“[The] best scientific-philosophical approach to understanding how consciousness evolved.… A wonderful book that will shape and drive thinking for years to come.”—Shane O’Mara, Times Higher Education How did we come to have minds? For centuries, poets, philosophers, psychologists, and physicists have wondered how the human mind developed its unrivaled abilities. Disciples of Darwin have explained how natural selection produced plants, but what about the human mind? In From Bacteria to Bach and Back, Daniel C. Dennett builds on recent discoveries from biology and computer science to show, step by step, how a comprehending mind could in fact have arisen from a mindless process of natural selection. A crucial shift occurred when humans developed the ability to share memes, or ways of doing things not based in genetic instinct. Competition among memes produced thinking tools powerful enough that our minds don’t just perceive and react, they create and comprehend. An agenda-setting book for a new generation of philosophers and scientists, From Bacteria to Bach and Back will delight and entertain all those curious about how the mind works.

The Punisher's Brain

The Evolution of Judge and Jury
Author: Morris B. Hoffman
Publisher: Cambridge University Press
ISBN: 1107038065
Category: Law
Page: 368
View: 2460

Continue Reading →

"Evolution built us to punish cheaters. Without that punishment instinct, we would never have been able to live in small groups, and would never have realized all the significant benefits that small-group living conferred, including mutual defense, cooperative hunting, property, divisions of labor and economies of scale. In fact, to a large extent our notions of right and wrong, of empathy and compassion, of fairness and justice, all come from the tensions of group living, and thus indirectly owe their very existence to punishment. It may sound strange that one key to civilization is our willingness to punish each other, but every parent knows it's true. Every parent also feels the irresistible pull not to punish too much, and in fact maybe not to punish at all - to forgive - and this, too, is a remnant of evolution. Our punishment instinct is not so much a sword ready to fall as it is a finely tuned balance, sometimes susceptible to the gentlest of breezes"--

Other Minds

The Octopus, the Sea, and the Deep Origins of Consciousness
Author: Peter Godfrey-Smith
Publisher: William Collins
ISBN: 9780008226275
Category: Animal communication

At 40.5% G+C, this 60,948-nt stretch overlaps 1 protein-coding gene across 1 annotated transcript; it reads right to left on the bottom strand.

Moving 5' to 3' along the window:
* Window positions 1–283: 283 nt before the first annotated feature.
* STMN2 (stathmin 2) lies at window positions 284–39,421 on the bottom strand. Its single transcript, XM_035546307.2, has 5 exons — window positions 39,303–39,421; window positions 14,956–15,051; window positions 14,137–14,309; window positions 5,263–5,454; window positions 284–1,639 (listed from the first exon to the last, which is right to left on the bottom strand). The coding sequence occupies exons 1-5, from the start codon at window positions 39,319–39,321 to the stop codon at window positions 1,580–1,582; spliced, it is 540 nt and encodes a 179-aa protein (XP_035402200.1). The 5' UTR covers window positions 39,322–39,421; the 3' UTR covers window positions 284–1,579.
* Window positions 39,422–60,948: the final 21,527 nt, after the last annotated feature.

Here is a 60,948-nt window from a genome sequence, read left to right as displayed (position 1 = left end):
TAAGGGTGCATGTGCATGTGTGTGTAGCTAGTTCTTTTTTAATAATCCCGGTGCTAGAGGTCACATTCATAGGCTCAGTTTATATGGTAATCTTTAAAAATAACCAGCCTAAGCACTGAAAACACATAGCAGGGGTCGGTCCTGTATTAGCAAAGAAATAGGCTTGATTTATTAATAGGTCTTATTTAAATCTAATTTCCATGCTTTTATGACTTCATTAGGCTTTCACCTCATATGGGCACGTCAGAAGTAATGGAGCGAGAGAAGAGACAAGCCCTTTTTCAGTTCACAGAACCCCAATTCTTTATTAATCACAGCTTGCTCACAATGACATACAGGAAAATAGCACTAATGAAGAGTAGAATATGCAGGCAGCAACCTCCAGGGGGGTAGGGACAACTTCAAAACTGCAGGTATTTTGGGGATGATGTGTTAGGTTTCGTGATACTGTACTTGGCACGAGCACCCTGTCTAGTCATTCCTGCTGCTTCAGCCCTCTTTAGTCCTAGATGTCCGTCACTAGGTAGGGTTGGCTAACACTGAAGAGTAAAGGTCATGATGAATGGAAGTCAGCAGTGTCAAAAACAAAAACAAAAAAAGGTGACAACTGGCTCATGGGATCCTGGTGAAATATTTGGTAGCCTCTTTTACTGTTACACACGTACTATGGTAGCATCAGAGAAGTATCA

Page: 272
View: 8980

Continue Reading →

'Brilliant' Guardian 'Fascinating and often delightful' The Times What if intelligent life on Earth evolved not once, but twice? The octopus is the closest we will come to meeting an intelligent alien. What can we learn from the encounter? In Other Minds, Peter Godfrey-Smith, a distinguished philosopher of science and a skilled scuba diver, tells a bold new story of how nature became aware of itself - a story that largely occurs in the ocean, where animals first appeared. Tracking the mind's fitful development from unruly clumps of seaborne cells to the first evolved nervous systems in ancient relatives of jellyfish, he explores the incredible evolutionary journey of the cephalopods, which began as inconspicuous molluscs who would later abandon their shells to rise above the ocean floor, searching for prey and acquiring the greater intelligence needed to do so - a journey completely independent from the route that mammals and birds would later take. But what kind of intelligence do cephalopods possess? How did the octopus, a solitary creature with little social life, become so smart? What is it like to have eight tentacles that are so packed with neurons that they virtually 'think for themselves'? By tracing the question of inner life back to its roots and comparing human beings with our most remarkable animal relatives, Godfrey-Smith casts crucial new light on the octopus mind - and on our own.

God's Brain


Author: Lionel Tiger,Michael McGuire
Publisher: Prometheus Books
ISBN: 1633883388
Category: Social Science
Page: 288
View: 2943

Continue Reading →

In the fractious debate on the existence of God and the nature of religion, two distinguished authors radically alter the discussion. Taking a perspective rooted in evolutionary biology with a focus on brain science, the authors elucidate the perennial questions about religion: What is its purpose? How did it arise? What is its source? Why does every known culture have some form of it? Their answer is deceptively simple, yet at the same time highly complex: The brain creates religion and its varied concepts of God, and then in turn feeds on its creation to satisfy innate neurological and associated social needs. Brain science reveals that humans and other primates alike are afflicted by unavoidable sources of stress that the authors describe as "brainpain." To cope with this affliction people seek to "brainsoothe." We humans use religion and its social structures to induce brainsoothing as a relief for innate anxiety. How we do this is the subject of this groundbreaking book. In a concise, lively, accessible, and witty style, the authors combine zoom-lens vignettes of religious practices with discussions of the latest research on religion’s neurological effects on the brain. Among other topics, they consider religion’s role in providing positive socialization, its seeming obsession with regulating sex, creating an afterlife, how religion’s rules of behavior influence the law, the common biological scaffolding between nonhuman primates and humans and how this affects religion, a detailed look at brain chemistry and how it changes as a result of stress, and evidence that the palliative effects of religion on brain chemistry is not matched by nonreligious remedies. Concluding with a checklist offering readers a means to compute their own "brainsoothe score," this fascinating book provides key insights into the complexities of our brain and the role of religion, perhaps its most remarkable creation.